The race for the White House will be center stage all evening, as it should be. I personally will be watching that with a stoic gaze.1 But there are some other sub-plots that will be quite interesting to watch. For me, I like the drama of the B-sides in the big elections, so let me give a list of things to watch for should the big race become dull quickly with someone running away early.
Missouri Senate vs. Indiana Senate:
Most of us are familiar with what Todd Akin said and did a few months ago. His now infamous “legitimate rape” comment shocked the political world on both sides of the aisle. At first, establishment GOP types ejected from #MOSEN faster than a fighter pilot with two engines on fire. Yet, over time they slowly came back… just after the polls started coming back. At this point, the race is a toss-up, with many believing Akin will pull it off, and oust uber-liberal Claire McCaskill.
But this isn’t the interesting part. The interesting part is that few gave Akin a chance, even up until about 3 weeks ago. Another race that has seen the opposite happen is the Indiana race where Richard Mourdock went from dragon slayer knocking off an incumbent in his own party in the primary, to fumbling the ball on the 1yd line. The cause is a slip of the tongue himself, about God intending life even for those babies conceived in rape. While some twisted-and-turned Mourdock’s words, most felt that people would see through the feeble attempt to contort Mourdock’s words into an “Akin style incident.” Oddly enough, it worked, and Mourdock’s cake-walk is looking more like a nightmare.
Proposals, Resolutions, and Amendments – oh my!
All around the country there are ballot initiatives, and it seems this year there are more than ever. In Michigan for example there are 6 proposals, all with constitutional implications. There are 4 marriage amendments around the country, which have federal constitutional implications. Depending on what state you are in, or what news coverage you are watching will depend which ones you hear about, or should care about. That being said, the marriage proposals are huge, so if nothing else keep your eye on those. For a few other key ones, Michigan has a CBA/Union bargaining initiative (Prop. 2) which should be watched. Colorado has a libertarian backed Marijuana legalization effort which is gaining steam. There is also an election/primary/party reform initiative in Arizona, as well as physician-assisted suicide in Massachusetts. Those should keep you busy and are the most talked about.
Polls & Reputations:
Nate Silver of 538 and NYTimes fame has a lot riding on this election. In 2008 he got 49 of 50 states right in the electoral vote projection. His poll analysis method has been highly scrutinized by folks on both sides of the aisle. While it is somewhat similar to what one would find over at Real Clear Politics, the methodolgy behind his “Candidate X has a % chance of winning” projections are what seem to be taking the most heat. Combine that with a few other changes in polling methods, the changes in technology over the last few years, and what many are calling an “electoral anomaly” in 2008 and you have a perfect storm. The most interesting part is that the battle is being waged on Twitter, and the main players are all Baseball statisticians at heart. For the play-by-play on this follow: Nate Siliver (@fivethirtyeight) & Dan McLaughlin (@baseballcrank) .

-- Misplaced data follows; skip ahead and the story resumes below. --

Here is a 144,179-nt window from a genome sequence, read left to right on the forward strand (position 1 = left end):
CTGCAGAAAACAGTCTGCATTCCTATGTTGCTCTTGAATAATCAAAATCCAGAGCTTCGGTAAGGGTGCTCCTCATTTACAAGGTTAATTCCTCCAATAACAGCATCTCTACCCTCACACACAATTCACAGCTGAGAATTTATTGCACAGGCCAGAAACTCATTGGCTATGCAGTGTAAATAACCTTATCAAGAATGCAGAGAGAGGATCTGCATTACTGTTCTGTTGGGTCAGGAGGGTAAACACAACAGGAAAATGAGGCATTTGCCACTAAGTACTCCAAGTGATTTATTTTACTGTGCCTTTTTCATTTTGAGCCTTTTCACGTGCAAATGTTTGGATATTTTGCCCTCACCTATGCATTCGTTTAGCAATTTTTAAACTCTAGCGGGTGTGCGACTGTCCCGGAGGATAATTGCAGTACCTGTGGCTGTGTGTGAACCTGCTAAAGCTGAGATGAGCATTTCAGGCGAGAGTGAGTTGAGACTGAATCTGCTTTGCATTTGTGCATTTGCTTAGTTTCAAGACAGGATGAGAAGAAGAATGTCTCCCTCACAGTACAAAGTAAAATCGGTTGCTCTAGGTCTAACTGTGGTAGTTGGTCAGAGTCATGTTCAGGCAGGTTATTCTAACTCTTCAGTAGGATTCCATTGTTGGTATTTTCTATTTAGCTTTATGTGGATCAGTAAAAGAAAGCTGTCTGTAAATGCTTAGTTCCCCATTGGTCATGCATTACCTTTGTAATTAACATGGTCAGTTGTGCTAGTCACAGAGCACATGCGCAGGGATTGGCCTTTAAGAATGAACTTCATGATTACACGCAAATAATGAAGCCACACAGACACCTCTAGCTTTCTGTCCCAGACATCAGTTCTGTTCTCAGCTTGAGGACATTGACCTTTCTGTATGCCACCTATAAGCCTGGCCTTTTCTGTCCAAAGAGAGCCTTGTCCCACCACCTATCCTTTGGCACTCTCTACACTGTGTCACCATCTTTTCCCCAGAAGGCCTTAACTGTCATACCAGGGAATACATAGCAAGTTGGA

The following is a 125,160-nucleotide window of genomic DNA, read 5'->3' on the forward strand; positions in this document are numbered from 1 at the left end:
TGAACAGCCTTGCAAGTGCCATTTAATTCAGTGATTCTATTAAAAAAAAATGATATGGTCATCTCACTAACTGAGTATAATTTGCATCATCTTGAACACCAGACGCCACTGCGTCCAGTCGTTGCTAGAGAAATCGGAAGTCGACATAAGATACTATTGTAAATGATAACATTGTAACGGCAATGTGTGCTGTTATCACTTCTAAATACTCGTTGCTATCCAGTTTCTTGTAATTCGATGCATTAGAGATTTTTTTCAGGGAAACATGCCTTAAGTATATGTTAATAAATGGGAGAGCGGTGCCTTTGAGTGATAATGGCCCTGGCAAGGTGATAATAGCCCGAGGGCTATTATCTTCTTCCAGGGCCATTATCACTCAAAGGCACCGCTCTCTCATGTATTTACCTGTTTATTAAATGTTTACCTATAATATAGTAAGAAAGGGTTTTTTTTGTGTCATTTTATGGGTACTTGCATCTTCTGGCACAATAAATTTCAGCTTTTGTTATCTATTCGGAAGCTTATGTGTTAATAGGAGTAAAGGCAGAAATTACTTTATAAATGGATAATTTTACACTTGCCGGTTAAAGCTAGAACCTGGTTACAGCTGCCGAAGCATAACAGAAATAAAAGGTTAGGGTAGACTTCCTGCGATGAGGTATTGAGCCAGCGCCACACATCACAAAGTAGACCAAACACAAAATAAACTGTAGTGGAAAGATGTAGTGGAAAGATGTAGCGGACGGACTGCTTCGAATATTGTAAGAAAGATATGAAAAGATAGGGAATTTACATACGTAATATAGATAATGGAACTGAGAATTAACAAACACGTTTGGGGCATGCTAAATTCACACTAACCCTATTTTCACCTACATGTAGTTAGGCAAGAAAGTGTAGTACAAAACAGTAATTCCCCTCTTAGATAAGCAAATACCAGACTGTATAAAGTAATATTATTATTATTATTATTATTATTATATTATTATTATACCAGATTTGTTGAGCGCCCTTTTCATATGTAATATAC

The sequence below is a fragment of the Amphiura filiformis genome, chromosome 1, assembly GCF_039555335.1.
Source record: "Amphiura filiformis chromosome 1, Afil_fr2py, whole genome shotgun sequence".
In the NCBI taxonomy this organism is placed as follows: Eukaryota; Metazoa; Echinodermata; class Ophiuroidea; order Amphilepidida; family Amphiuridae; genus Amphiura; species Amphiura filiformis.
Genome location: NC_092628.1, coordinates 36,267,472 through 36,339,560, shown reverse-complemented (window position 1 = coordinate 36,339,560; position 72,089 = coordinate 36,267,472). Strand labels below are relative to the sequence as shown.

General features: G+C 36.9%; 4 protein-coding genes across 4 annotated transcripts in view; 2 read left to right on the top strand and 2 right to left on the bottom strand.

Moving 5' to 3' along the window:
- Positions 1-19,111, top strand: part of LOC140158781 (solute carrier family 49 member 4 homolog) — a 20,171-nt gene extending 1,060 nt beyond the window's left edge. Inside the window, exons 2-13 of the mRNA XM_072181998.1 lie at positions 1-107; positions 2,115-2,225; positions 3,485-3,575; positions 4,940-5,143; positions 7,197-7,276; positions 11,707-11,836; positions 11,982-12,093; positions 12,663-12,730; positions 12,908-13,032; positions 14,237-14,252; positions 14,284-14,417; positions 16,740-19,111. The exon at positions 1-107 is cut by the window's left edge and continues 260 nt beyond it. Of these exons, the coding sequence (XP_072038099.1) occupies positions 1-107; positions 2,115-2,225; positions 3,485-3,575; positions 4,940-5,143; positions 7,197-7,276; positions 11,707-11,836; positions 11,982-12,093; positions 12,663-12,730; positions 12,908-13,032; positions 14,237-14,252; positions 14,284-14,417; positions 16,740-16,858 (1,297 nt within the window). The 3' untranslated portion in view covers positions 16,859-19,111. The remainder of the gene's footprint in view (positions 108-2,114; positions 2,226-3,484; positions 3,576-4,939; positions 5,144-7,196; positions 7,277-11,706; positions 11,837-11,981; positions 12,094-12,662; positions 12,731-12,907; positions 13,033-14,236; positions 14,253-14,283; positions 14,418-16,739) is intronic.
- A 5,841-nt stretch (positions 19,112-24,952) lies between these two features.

#Sandy #Benghazi & other trends:
Some “trending” topics on Twitter and in the “online media” world might show their head on Tuesday and in the votes. #Sandy: President Obama flew in, made nice with Chris Christie in NJ and got good remarks all around from most people. Was it forced appreciation? Was it empathy for the people of NJ, NY, etc… I dont know, but as the days go by the conditions seem worse and Obama is starting to feel the wrath of many. Will it affect him at the polls? Hard to say, but there is a chance that NYC will have voting issues and may even extend voting. Will this have implications on the presidential race?#Benghazi: As the days go by, the situation gets murkier and murkier. What is the real timeline of events? What happened during the days and weeks before September 11th? Is the Obama Administration trying to sweep this aside until Wednesday? Will this affect the polls? This is another story that might not have a huge impact, or even hit the airwaves much, but the viral discussion online might be enough to have it play a role. Hopefully come Wednesday, both of these stories will start to get more of a focus so that justice can be served.
Overtime: The presidential election could go into overtime.2 The biggest thing to watch is Ohio. They have provisional ballots, or ones that aren’t necessarily counted unless it is close. Obviously Ohio will most likely be close. The other states with a similar problem are Florida, Colorado, and North Carolina.
Senate Races: Too many items to list here, but the Republicans are going to be hard pressed to win the Senate back. It could happen, but will need some pick ups and not just wins. Look at Ohio, Montana, North Dakota, Virginia, and Wisconsin. Those are the pick-up states where GOP’ers have the best shot of winning.
Links and viewing guides: And if all of this isn’t enough to keep you busy, here are a few links to keep you filled with information overload.
- Wall Street Election Night Viewing Guide ((What to watch, and when to watch for it.))
- NY Times 512 Paths to Victory ((Actually, a really cool “What if…” resource.))
- Real Clear Politics3
- Twitter – pick a favorite and follow along maybe @Dfendusinbattle